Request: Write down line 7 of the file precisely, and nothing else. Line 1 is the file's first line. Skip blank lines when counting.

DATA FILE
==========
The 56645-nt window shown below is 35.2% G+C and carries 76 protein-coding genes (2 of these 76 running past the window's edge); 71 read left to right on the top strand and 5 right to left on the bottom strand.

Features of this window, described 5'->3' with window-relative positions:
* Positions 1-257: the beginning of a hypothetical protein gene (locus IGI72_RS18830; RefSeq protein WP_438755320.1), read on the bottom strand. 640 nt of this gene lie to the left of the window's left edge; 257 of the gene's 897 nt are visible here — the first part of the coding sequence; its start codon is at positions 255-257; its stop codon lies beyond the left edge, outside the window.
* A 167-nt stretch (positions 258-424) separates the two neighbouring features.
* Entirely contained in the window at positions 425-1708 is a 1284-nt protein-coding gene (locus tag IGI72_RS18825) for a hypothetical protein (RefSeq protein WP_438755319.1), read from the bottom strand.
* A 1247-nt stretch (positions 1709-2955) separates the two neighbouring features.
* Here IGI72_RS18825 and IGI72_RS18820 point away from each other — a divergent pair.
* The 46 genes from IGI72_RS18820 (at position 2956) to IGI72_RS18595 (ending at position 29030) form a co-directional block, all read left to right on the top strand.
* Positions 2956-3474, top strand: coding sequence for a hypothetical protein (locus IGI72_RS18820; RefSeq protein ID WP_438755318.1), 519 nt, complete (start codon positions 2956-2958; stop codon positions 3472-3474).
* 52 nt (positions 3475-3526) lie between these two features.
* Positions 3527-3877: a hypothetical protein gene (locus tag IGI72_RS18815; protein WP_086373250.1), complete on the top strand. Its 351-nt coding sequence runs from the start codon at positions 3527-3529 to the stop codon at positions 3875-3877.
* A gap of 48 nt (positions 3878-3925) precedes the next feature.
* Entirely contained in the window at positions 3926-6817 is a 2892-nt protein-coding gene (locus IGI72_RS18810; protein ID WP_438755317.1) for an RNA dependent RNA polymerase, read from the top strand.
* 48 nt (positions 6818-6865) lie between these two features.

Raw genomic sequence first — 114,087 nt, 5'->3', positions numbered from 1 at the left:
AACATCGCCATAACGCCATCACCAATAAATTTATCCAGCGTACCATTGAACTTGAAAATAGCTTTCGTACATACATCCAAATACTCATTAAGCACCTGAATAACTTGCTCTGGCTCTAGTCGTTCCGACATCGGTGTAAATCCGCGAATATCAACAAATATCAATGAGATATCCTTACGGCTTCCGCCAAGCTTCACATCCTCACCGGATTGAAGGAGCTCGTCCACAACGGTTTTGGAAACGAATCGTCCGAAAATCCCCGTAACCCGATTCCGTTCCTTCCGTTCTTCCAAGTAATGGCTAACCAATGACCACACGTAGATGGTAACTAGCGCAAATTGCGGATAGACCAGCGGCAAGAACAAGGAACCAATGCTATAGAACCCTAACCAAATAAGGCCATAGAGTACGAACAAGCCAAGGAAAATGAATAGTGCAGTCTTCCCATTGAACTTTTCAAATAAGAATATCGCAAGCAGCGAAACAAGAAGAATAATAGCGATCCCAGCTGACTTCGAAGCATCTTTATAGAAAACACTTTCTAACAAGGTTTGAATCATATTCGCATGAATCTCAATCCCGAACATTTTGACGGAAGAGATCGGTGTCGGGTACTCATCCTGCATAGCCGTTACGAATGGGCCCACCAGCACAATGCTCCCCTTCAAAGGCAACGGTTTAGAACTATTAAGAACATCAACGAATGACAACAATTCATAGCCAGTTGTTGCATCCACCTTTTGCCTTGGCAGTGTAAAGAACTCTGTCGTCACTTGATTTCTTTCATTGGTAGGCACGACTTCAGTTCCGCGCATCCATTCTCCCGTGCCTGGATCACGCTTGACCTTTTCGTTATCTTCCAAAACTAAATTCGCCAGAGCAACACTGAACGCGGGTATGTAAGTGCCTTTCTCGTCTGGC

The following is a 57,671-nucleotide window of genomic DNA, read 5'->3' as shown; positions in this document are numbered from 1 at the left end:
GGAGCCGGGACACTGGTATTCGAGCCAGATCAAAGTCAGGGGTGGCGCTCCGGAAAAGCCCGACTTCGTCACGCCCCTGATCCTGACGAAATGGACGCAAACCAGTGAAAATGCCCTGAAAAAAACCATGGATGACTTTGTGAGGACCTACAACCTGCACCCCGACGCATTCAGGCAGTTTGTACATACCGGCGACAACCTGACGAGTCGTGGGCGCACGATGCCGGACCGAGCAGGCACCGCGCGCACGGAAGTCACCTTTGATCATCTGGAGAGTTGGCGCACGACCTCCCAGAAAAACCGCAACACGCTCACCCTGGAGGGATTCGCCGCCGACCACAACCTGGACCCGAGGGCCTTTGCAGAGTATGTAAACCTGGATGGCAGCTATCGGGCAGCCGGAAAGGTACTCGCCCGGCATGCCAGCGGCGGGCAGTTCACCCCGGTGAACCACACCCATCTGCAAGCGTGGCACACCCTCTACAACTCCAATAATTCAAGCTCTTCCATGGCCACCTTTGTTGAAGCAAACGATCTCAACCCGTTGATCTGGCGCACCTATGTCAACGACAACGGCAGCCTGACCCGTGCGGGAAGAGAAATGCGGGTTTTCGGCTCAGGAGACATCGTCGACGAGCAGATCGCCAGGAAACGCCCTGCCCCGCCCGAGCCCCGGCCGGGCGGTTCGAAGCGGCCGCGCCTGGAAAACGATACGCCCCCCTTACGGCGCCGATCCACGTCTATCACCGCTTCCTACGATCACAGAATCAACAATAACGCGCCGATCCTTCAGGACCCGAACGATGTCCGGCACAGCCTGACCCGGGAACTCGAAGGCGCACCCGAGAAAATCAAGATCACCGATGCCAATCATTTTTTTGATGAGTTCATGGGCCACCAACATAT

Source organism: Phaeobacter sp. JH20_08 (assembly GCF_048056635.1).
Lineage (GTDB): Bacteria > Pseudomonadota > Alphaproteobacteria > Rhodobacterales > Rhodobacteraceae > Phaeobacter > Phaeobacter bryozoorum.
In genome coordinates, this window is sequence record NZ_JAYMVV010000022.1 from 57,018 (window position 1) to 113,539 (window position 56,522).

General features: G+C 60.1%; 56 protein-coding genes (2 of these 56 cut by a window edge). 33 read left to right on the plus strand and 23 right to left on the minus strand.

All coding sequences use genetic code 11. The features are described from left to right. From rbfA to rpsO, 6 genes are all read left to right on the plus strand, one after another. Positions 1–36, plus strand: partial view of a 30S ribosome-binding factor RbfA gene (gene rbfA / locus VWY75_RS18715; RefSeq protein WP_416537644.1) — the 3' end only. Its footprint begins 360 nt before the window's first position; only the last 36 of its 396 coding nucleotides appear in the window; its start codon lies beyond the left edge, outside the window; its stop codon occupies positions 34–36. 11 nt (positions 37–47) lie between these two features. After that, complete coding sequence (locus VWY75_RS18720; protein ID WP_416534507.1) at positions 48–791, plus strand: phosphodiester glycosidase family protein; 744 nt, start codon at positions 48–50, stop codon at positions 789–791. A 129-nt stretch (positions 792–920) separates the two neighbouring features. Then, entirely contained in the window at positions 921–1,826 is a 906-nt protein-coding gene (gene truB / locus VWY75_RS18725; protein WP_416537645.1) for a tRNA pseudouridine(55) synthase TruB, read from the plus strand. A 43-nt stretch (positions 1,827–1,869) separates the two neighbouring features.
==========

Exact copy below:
* Here IGI72_RS18825 and IGI72_RS18820 point away from each other — a divergent pair.